Weekly INsight: 20/20 Marketing in the Age of Disruption
20/20 marketing is about focus in a fuzzy marketplace. Competing, surviving and thriving in The Age of NOW! has turned marketing upside down. Welcome to the 4th Industrial Revolution. Welcome to the Exponential Age. Welcome to Disruption.
This week’s INsight #1 suggests that there has always been disruption. In the Age of Yesterday, it was slower to evolve, giving brands more time to react and craft strategies to take advantage of new realities. It was easier to focus. Today, agencies and brands need to find their niches and then use the tech tools available to them to model new strategies and tactics to super serve their customers and prospects.
Disruptions require a fundamental shift in how you view your business. Failure to follow the changes in your market will lead to brand failure. INsight #2 suggests that the future is approaching faster than brands are prepared to handle. Consider that in 1998, Kodak had 170,000 employees and sold 85% of all photo paper worldwide. Within a few years, its business model disappeared and they went bankrupt in 2012. Did you think in 1998 that in less than a decade you would never take pictures on film again? That’s a classic disruption. What happened to Kodak will happen in a lot of industries in the next decade. Brands and agencies that do not see this coming and are not prepared will be doomed to follow Kodak.
Marketing has to guide the process away from disruption and create a clear path to adapt to the realities of the marketplace. We cannot just focus on what is happening today. Success is predicated on what we do today to prepare for tomorrow.
If you are doing business in the transportation industry and believe that in the next decade Elon Musk and his new realities for transportation will materialize, you need to act now, not later. If the auto industry moves to electric cars (self-driven or not), the turmoil will be massive. Auto repair shops, as we know them, will go away. An average gasoline engine can have hundreds of individual parts. An electrical engine has maybe 20. Gas stations will go away; oil companies will shrink. I wonder what will happen to retail service companies like Jiffy Lube and Midas Mufflers. Cars won’t need lube, oil changes or mufflers. 20/20 marketing is about focus and using that focus to prepare for the coming disruptions.
INsight #3 is that disruptions can be the catalyst to adapt to a changing marketplace. Disruptions generate opportunities. Marketing’s 20/20 role is to identify the disruptions impacting each brand and to formulate the strategies that lead to new growth opportunities. The first two steps of strategic planning are to observe and quantify the impending disruption and then listen to the marketplace – your customers, your competitors and your suppliers. These are all players in the evolution of your brand. A corollary to this encourages every brand to plan on these disruptions happening sooner, rather than later.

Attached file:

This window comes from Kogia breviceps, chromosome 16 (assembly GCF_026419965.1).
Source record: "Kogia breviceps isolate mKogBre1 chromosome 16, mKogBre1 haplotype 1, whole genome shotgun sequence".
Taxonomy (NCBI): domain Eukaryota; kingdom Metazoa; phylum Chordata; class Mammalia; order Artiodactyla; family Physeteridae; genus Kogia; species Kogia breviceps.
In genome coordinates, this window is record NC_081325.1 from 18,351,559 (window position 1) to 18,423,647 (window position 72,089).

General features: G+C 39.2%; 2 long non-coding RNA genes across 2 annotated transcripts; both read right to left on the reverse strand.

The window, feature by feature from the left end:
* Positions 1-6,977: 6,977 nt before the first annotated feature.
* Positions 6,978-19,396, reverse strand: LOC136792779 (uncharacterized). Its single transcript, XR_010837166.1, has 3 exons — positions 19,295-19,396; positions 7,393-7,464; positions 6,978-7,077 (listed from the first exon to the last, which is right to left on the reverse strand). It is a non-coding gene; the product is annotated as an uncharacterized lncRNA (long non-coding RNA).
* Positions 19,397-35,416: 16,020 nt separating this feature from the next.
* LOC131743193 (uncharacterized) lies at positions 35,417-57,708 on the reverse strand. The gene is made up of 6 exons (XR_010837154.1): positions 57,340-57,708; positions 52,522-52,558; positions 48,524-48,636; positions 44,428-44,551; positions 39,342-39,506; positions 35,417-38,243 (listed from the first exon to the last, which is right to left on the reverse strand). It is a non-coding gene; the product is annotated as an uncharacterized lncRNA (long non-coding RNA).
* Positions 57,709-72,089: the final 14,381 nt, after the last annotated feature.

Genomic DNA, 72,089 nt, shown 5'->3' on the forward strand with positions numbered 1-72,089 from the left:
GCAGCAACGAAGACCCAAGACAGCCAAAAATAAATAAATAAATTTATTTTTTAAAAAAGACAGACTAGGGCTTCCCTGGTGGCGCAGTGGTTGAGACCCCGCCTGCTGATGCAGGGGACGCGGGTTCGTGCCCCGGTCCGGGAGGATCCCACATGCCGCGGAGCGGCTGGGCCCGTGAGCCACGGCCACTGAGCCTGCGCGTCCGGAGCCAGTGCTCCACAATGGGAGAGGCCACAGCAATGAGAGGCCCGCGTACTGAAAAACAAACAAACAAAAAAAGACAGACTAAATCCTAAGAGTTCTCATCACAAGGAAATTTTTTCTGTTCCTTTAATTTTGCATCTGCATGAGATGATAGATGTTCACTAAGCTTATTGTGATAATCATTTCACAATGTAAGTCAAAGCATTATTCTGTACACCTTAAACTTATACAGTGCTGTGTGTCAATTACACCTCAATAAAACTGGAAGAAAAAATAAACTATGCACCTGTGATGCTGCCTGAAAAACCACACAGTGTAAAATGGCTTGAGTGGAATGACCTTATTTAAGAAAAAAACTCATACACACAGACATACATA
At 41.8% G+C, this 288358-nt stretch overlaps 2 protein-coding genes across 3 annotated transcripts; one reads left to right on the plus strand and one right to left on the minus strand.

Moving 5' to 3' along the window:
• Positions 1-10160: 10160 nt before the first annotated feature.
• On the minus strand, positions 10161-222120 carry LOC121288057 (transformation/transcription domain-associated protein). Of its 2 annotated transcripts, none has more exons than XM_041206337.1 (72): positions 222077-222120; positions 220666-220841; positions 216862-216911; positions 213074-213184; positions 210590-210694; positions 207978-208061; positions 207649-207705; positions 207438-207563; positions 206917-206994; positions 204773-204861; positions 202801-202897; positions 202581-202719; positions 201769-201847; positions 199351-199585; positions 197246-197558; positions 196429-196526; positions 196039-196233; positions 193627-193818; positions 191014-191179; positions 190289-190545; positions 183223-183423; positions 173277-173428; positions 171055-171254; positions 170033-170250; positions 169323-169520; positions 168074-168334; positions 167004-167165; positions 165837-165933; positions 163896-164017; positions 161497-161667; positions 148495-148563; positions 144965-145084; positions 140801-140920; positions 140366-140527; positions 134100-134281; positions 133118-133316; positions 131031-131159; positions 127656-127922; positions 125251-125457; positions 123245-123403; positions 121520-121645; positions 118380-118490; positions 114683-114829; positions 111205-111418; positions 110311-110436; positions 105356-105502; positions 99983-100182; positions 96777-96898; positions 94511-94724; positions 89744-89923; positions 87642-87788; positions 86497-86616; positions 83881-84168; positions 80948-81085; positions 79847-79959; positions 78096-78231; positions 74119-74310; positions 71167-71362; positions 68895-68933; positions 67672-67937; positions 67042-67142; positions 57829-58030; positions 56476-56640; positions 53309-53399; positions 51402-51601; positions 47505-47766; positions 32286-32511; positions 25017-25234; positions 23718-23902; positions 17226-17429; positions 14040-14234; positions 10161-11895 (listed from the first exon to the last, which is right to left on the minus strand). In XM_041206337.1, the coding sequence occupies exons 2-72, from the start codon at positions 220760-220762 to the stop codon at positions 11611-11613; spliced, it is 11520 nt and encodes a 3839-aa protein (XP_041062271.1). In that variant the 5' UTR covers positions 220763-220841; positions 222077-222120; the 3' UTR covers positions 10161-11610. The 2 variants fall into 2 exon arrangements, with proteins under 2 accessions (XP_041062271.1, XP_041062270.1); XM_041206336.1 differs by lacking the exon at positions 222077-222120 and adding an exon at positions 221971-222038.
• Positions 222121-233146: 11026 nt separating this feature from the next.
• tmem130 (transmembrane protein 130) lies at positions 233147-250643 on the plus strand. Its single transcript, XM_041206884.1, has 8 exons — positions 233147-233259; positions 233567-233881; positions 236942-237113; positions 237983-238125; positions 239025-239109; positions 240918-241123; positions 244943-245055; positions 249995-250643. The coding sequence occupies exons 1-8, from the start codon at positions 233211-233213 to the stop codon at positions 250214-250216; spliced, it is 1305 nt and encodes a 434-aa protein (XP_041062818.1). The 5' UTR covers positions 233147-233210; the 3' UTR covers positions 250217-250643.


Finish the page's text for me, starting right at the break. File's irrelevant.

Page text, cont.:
Your customers, prospects and stakeholders see the disruptions coming. They will not be fooled by glitzy business-as-usual messaging and marketing. When the transition begins, have a 20/20 focus that answers the basic universal consumer and team concerns they will have:
- Make the transition easy for me. I have enough worries and don’t need more.
- Make the transition personal to me. Remember, you have competition and I am on a journey. Make my journey personal.
- Keep providing me with relevant experiences so I do not lose trust in your brand. Search is easy. I’m always searching.
- Above all, keep me informed. Disruptive transitions do not happen instantly, just quickly. Brand messaging must try to understand where the customer or prospect is in the journey and provide relevant dialogue.
Too many marketing teams are stuck in the vortex of just trying to keep up with changing technologies and changing customers. Their strategies are often a re-hash of last year’s strategy with a couple of twists. Unfortunately, in today’s marketing departments, teams are frustrated by a lack of resources, talent and time. They are stifled by process-driven initiatives and lose sight of the pending disruptions facing their industry. These excuses should not be the reasons brands do not adopt a 20/20 focus now. Without it, the team’s vision of their customers will become fuzzier, and they will be absorbed by a new ecosystem as the disruption consumes them. Just ask Kodak.
Bart Foreman – Executive Strategist @ Infinity Direct
Turning old ideas into new thought leadership
I will be joining Tom Harding, Infinity Direct CEO, on January 29-30th at the Air Force Contracting Summit in Miramar beach, FL and am honored to give a marketing presentation to the entire audience – “20/20 Marketing”.